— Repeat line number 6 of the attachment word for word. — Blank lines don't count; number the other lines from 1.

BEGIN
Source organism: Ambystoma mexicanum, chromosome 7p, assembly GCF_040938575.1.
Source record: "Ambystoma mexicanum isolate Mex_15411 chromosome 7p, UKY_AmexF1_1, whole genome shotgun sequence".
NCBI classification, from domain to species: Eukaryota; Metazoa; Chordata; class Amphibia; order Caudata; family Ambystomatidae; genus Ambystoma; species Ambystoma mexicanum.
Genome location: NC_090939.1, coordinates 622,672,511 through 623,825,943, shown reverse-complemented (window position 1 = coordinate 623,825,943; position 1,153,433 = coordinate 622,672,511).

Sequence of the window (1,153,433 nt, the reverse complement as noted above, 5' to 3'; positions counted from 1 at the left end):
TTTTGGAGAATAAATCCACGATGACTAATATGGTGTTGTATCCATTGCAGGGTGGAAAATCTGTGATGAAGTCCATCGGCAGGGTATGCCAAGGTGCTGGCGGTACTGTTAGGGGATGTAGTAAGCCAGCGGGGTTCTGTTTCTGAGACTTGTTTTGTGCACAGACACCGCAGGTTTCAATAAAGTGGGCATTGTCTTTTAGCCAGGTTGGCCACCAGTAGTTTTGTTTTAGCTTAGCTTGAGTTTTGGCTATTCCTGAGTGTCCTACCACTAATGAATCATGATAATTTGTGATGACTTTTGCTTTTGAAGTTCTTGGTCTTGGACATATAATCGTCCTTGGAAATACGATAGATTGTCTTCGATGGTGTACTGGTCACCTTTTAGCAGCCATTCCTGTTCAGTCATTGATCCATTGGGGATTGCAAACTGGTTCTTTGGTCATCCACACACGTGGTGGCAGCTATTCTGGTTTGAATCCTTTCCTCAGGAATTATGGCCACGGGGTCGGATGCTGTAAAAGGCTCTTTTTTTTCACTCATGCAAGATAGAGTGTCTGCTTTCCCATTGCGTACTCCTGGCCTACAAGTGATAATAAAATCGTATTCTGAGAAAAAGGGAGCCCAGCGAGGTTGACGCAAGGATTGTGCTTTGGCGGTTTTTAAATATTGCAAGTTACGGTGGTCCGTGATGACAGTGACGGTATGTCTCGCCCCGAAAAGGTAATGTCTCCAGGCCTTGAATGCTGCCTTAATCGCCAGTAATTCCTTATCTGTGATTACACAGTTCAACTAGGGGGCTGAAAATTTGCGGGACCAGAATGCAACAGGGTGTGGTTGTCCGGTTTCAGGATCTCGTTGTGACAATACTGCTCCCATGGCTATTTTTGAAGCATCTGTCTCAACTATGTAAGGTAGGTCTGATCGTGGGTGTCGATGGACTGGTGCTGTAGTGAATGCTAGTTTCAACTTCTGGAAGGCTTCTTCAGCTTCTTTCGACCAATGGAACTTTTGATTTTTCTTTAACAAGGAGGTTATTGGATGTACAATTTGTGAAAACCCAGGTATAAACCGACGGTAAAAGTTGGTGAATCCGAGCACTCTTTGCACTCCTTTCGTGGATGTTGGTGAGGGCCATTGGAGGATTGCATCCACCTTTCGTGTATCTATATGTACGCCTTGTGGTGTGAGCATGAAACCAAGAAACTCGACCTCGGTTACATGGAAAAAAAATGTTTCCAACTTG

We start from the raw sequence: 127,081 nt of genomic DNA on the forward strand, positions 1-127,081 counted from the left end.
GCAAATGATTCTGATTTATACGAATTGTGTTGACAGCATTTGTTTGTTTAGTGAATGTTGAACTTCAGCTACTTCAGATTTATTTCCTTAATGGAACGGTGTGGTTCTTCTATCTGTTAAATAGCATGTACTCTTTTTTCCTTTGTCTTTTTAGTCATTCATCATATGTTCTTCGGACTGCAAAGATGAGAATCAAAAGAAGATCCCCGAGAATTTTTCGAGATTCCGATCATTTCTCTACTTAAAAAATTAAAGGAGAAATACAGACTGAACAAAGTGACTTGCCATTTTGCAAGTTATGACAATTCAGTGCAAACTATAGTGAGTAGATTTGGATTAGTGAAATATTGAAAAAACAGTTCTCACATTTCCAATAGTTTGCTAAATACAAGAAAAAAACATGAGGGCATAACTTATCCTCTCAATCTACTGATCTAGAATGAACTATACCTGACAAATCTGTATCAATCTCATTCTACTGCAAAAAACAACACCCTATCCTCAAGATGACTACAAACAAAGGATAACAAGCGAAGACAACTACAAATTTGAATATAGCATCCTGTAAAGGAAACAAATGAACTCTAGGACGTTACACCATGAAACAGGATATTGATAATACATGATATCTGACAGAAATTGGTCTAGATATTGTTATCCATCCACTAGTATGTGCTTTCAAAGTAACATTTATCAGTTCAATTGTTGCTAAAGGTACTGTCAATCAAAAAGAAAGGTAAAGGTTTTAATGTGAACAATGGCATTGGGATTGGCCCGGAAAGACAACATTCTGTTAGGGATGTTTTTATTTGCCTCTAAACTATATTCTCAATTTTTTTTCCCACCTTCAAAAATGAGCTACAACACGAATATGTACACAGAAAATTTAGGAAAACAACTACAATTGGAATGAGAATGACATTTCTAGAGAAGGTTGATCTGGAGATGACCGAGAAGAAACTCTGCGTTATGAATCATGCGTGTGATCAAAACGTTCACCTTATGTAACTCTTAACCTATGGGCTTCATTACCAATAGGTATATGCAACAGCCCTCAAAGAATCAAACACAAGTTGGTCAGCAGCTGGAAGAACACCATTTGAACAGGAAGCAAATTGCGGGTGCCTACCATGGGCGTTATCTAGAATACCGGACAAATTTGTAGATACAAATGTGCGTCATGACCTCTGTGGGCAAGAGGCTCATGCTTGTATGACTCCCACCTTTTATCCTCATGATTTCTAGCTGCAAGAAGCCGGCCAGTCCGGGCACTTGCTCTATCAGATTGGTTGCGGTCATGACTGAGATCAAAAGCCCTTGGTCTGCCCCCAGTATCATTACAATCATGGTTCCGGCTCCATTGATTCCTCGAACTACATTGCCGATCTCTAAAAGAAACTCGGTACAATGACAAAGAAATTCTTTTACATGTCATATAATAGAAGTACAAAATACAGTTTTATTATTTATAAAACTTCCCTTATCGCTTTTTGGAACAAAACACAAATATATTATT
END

TTTTGGAGAATAAATCCACGATGACTAATATGGTGTTGTATCCATTGCAGGGTGGAAAATCTGTGATGAAGTCCATCGGCAGGGTATGCCAAGGTGCTGGCGGTACTGTTAGGGGATGTAGTAAGCCAGCGGGGTTCTGTTTCTGAGACTTGTTTTGTGCACAGACACCGCAGGTTTCAATAAAGTGGGCATTGTCTTTTAGCCAGGTTGGCCACCAGTAGTTTTGTTTTAGCTTAGCTTGAGTTTTGGCTATTCCTGAGTGTCCTACCACTAATGAATCATGATAATTTGTGATGACTTTTGCTTTTGAAGTTCTTGGTCTTGGACATATAATCGTCCTTGGAAATACGATAGATTGTCTTCGATGGTGTACTGGTCACCTTTTAGCAGCCATTCCTGTTCAGTCATTGATCCATTGGGGATTGCAAACTGGTTCTTTGGTCATCCACACACGTGGTGGCAGCTATTCTGGTTTGAATCCTTTCCTCAGGAATTATGGCCACGGGGTCGGATGCTGTAAAAGGCTCTTTTTTTTCACTCATGCAAGATAGAGTGTCTGCTTTCCCATTGCGTACTCCTGGCCTACAAGTGATAATAAAATCGTATTCTGAGAAAAAGGGAGCCCAGCGAGGTTGACGCAAGGATTGTGCTTTGGCGGTTTTTAAATATTGCAAGTTACGGTGGTCCGTGATGACAGTGACGGTATGTCTCGCCCCGAAAAGGTAATGTCTCCAGGCCTTGAATGCTGCCTTAATCGCCAGTAATTCCTTATCTGTGATTACACAGTTCAACTAGGGGGCTGAAAATTTGCGGGACCAGAATGCAACAGGGTGTGGTTGTCCGGTTTCAGGATCTCGTTGTGACAATACTGCTCCCATGGCTATTTTTGAAGCATCTGTCTCAACTATGTAAGGTAGGTCTGATCGTGGGTGTCGATGGACTGGTGCTGTAGTGAATGCTAGTTTCAACTTCTGGAAGGCTTCTTCAGCTTCTTTCGACCAATGGAACTTTTGATTTTTCTTTAACAAGGAGGTTATTGGATGTACAATTTGTGAAAACCCAGGTATAAACCGACGGTAAAAGTTGGTGAATCCGAGCACTCTTTGCACTCCTTTCGTGGATGTTGGTGAGGGCCATTGGAGGATTGCATCCACCTTTCGTGTATCTATATGTACGCCTTGTGGTGTGAGCATGAAACCAAGAAACTCGACCTCGGTTACATGGAAAAAAAATGTTTCCAACTTG